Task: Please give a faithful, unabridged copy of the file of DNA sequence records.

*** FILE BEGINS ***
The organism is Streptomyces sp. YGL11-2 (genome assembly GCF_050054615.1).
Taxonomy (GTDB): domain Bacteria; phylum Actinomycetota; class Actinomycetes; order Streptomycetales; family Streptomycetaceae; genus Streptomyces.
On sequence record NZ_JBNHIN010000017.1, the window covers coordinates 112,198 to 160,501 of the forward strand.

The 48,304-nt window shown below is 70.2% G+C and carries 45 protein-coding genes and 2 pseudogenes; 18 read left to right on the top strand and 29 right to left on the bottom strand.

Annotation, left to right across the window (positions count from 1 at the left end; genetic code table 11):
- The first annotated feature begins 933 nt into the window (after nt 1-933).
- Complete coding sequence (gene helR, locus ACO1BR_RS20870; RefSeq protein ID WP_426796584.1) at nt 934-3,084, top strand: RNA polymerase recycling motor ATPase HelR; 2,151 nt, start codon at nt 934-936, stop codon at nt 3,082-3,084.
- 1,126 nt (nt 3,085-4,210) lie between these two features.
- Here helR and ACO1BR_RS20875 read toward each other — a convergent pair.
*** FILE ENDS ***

The organism is Streptomyces sp. YGL11-2 (genome assembly GCF_050054615.1).
Taxonomy (GTDB): domain Bacteria; phylum Actinomycetota; class Actinomycetes; order Streptomycetales; family Streptomycetaceae; genus Streptomyces.
On sequence record NZ_JBNHIN010000017.1, the window covers coordinates 112,198 to 160,501 of the forward strand.

The 48,304-nt window shown below is 70.2% G+C and carries 45 protein-coding genes and 2 pseudogenes; 18 read left to right on the top strand and 29 right to left on the bottom strand.

Annotation, left to right across the window (positions count from 1 at the left end; genetic code table 11):
- The first annotated feature begins 933 nt into the window (after nt 1-933).
- Complete coding sequence (gene helR, locus ACO1BR_RS20870; RefSeq protein ID WP_426796584.1) at nt 934-3,084, top strand: RNA polymerase recycling motor ATPase HelR; 2,151 nt, start codon at nt 934-936, stop codon at nt 3,082-3,084.
- 1,126 nt (nt 3,085-4,210) lie between these two features.
- Here helR and ACO1BR_RS20875 read toward each other — a convergent pair.